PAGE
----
In this post Miles Mathis does a very good analyses of the 2016 BBC documentary HyperNormalisation by Adam Curtis. Adam Curtis discusses in some detail the fact of modern life being untrue, in his own unique style. From Wikipedia ---- “Curtis argues that since the 1970s, governments, financiers, and technological utopians have given up on the complex "real world" and built a simple "fake world" that is run by corporations and kept stable by politicians”.
The documentary is 2 hours and 46 minutes. I first watched this in the summer of 2017. But, after reading Miles's analysis, I watched it again. Very interesting to watch and understand of what I had missed the first time. Yes, the hyper-normalisation as said, could really be hyper-abnormalization. That is, this unusual energetic process, bringing something to a normal condition, could really be an energetic process of deviating from what is normal, in most cases in a way that is undesirable.
Quoting in part Miles Mathis:
“My guest writer claimed that it was admitted in the documentary that the alien project was just that—a project. This is correct. That is one of the truths the documentary slips in amongst two and a half hours of spinning.
Surprised? You shouldn't be. After all, this is the BBC and one of its in-house people. Did you really expect to be told the truth? No, you will be told a few things that are partially true to hook you, and then be viciously spun on the rest. We see that first in the title HyperNormalisation. My title HyperAbnormalization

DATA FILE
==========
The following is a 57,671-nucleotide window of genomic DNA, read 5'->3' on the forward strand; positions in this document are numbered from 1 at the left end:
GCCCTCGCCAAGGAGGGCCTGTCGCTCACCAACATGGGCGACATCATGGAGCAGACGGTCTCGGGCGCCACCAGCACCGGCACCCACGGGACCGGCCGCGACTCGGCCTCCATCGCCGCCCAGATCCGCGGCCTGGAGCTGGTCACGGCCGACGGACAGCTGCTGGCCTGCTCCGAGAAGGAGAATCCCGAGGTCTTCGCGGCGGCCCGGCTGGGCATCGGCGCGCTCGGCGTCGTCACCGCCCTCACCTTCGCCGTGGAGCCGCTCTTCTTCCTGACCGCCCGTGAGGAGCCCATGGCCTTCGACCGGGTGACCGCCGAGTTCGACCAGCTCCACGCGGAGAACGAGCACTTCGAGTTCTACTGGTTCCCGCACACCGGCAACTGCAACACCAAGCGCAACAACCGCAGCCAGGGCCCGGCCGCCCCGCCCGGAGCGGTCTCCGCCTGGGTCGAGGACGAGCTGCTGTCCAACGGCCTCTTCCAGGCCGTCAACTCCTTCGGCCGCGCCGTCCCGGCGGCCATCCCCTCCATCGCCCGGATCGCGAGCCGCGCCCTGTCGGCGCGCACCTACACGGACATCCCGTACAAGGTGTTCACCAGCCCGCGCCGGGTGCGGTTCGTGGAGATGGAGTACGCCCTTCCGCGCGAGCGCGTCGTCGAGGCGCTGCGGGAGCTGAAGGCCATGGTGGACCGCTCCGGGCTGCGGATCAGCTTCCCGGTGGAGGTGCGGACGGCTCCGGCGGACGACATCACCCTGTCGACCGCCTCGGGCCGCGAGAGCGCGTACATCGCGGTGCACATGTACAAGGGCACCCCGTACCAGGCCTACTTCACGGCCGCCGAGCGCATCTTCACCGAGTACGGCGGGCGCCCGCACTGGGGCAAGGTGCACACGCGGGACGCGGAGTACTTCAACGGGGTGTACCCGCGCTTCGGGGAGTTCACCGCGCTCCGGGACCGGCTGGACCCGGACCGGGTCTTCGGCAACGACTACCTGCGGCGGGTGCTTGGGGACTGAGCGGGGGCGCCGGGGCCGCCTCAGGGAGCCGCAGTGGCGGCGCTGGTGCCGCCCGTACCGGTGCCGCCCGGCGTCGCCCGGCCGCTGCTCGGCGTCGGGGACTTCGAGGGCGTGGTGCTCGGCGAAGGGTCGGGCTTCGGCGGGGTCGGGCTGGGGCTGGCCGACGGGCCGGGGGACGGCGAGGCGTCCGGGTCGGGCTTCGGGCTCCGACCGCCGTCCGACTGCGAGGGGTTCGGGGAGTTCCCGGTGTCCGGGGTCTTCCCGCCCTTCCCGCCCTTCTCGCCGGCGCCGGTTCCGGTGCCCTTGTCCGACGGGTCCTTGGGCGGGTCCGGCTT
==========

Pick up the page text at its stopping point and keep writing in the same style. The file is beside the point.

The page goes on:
is more accurate, isn't it? Have things gotten more normal in the past 50 years? No, they have gotten ever more abnormal. So why would Curtis lead with an upside-down title?
Because you are going to be hung by your heels for two hours and forty-six minutes, and he needs you to have the proper orientation from the start. One of the keys to the film comes in the second half, when Curtis introduces us to Vladislav Surkov, Putin's primary ideologist. At minute 2:22:30 Curtis admits Surkov was from the theater world, and tells us that what he did “was take avant garde ideas from the theater and bring them into the heart of politics”. In other words, everything could be manipulated. Reality could be created to suit any purpose. True enough, but remember, we can say the same of Curtis. Everything Curtis accuses Surkov of in this section, we can turn around and accuse him of. This entire documentary is a Surkovian magic show of flashing lights and fast hands under the table.”